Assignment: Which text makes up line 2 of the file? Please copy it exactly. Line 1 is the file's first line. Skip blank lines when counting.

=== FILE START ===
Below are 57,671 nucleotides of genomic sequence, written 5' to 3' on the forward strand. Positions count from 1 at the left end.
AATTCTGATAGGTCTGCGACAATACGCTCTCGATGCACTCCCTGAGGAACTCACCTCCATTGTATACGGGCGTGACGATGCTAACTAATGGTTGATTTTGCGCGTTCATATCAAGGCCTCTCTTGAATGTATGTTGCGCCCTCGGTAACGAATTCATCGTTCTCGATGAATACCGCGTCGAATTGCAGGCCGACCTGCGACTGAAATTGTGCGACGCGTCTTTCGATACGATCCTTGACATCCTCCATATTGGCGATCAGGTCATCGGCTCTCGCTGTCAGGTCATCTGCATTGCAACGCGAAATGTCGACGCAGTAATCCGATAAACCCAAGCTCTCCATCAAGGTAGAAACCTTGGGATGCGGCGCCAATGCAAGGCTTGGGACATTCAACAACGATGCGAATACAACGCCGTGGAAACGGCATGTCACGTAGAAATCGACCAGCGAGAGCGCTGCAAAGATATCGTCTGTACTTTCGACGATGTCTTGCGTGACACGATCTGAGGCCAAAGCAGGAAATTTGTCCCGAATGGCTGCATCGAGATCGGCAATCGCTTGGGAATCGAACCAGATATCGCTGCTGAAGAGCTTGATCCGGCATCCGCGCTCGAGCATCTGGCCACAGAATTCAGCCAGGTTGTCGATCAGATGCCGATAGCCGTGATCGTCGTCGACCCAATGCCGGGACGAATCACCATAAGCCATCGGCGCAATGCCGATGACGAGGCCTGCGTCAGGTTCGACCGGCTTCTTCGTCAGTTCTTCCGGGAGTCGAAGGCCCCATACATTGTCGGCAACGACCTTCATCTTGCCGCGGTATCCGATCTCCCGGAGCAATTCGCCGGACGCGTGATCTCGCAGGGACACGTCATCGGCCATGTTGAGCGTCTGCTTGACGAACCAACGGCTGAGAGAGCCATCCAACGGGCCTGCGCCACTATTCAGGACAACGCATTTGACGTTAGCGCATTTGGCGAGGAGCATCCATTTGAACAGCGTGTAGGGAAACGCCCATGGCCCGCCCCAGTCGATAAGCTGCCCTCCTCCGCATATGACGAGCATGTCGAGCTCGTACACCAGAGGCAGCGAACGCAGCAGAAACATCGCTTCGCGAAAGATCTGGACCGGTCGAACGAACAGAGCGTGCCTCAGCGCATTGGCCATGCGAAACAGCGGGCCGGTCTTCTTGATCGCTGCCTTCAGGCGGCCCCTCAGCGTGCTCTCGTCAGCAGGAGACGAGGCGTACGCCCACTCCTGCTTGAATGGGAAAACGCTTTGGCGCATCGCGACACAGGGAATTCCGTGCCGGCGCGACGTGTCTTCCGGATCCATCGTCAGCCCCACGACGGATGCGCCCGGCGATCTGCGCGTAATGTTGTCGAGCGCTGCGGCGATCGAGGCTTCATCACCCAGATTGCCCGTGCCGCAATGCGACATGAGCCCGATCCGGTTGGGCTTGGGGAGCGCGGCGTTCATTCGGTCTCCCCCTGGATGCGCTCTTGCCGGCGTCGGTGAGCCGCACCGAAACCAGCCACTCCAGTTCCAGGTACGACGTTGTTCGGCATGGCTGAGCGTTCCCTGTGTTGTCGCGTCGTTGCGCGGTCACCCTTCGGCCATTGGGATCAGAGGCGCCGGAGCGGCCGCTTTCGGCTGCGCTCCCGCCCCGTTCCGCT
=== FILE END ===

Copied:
AATTCTGATAGGTCTGCGACAATACGCTCTCGATGCACTCCCTGAGGAACTCACCTCCATTGTATACGGGCGTGACGATGCTAACTAATGGTTGATTTTGCGCGTTCATATCAAGGCCTCTCTTGAATGTATGTTGCGCCCTCGGTAACGAATTCATCGTTCTCGATGAATACCGCGTCGAATTGCAGGCCGACCTGCGACTGAAATTGTGCGACGCGTCTTTCGATACGATCCTTGACATCCTCCATATTGGCGATCAGGTCATCGGCTCTCGCTGTCAGGTCATCTGCATTGCAACGCGAAATGTCGACGCAGTAATCCGATAAACCCAAGCTCTCCATCAAGGTAGAAACCTTGGGATGCGGCGCCAATGCAAGGCTTGGGACATTCAACAACGATGCGAATACAACGCCGTGGAAACGGCATGTCACGTAGAAATCGACCAGCGAGAGCGCTGCAAAGATATCGTCTGTACTTTCGACGATGTCTTGCGTGACACGATCTGAGGCCAAAGCAGGAAATTTGTCCCGAATGGCTGCATCGAGATCGGCAATCGCTTGGGAATCGAACCAGATATCGCTGCTGAAGAGCTTGATCCGGCATCCGCGCTCGAGCATCTGGCCACAGAATTCAGCCAGGTTGTCGATCAGATGCCGATAGCCGTGATCGTCGTCGACCCAATGCCGGGACGAATCACCATAAGCCATCGGCGCAATGCCGATGACGAGGCCTGCGTCAGGTTCGACCGGCTTCTTCGTCAGTTCTTCCGGGAGTCGAAGGCCCCATACATTGTCGGCAACGACCTTCATCTTGCCGCGGTATCCGATCTCCCGGAGCAATTCGCCGGACGCGTGATCTCGCAGGGACACGTCATCGGCCATGTTGAGCGTCTGCTTGACGAACCAACGGCTGAGAGAGCCATCCAACGGGCCTGCGCCACTATTCAGGACAACGCATTTGACGTTAGCGCATTTGGCGAGGAGCATCCATTTGAACAGCGTGTAGGGAAACGCCCATGGCCCGCCCCAGTCGATAAGCTGCCCTCCTCCGCATATGACGAGCATGTCGAGCTCGTACACCAGAGGCAGCGAACGCAGCAGAAACATCGCTTCGCGAAAGATCTGGACCGGTCGAACGAACAGAGCGTGCCTCAGCGCATTGGCCATGCGAAACAGCGGGCCGGTCTTCTTGATCGCTGCCTTCAGGCGGCCCCTCAGCGTGCTCTCGTCAGCAGGAGACGAGGCGTACGCCCACTCCTGCTTGAATGGGAAAACGCTTTGGCGCATCGCGACACAGGGAATTCCGTGCCGGCGCGACGTGTCTTCCGGATCCATCGTCAGCCCCACGACGGATGCGCCCGGCGATCTGCGCGTAATGTTGTCGAGCGCTGCGGCGATCGAGGCTTCATCACCCAGATTGCCCGTGCCGCAATGCGACATGAGCCCGATCCGGTTGGGCTTGGGGAGCGCGGCGTTCATTCGGTCTCCCCCTGGATGCGCTCTTGCCGGCGTCGGTGAGCCGCACCGAAACCAGCCACTCCAGTTCCAGGTACGACGTTGTTCGGCATGGCTGAGCGTTCCCTGTGTTGTCGCGTCGTTGCGCGGTCACCCTTCGGCCATTGGGATCAGAGGCGCCGGAGCGGCCGCTTTCGGCTGCGCTCCCGCCCCGTTCCGCT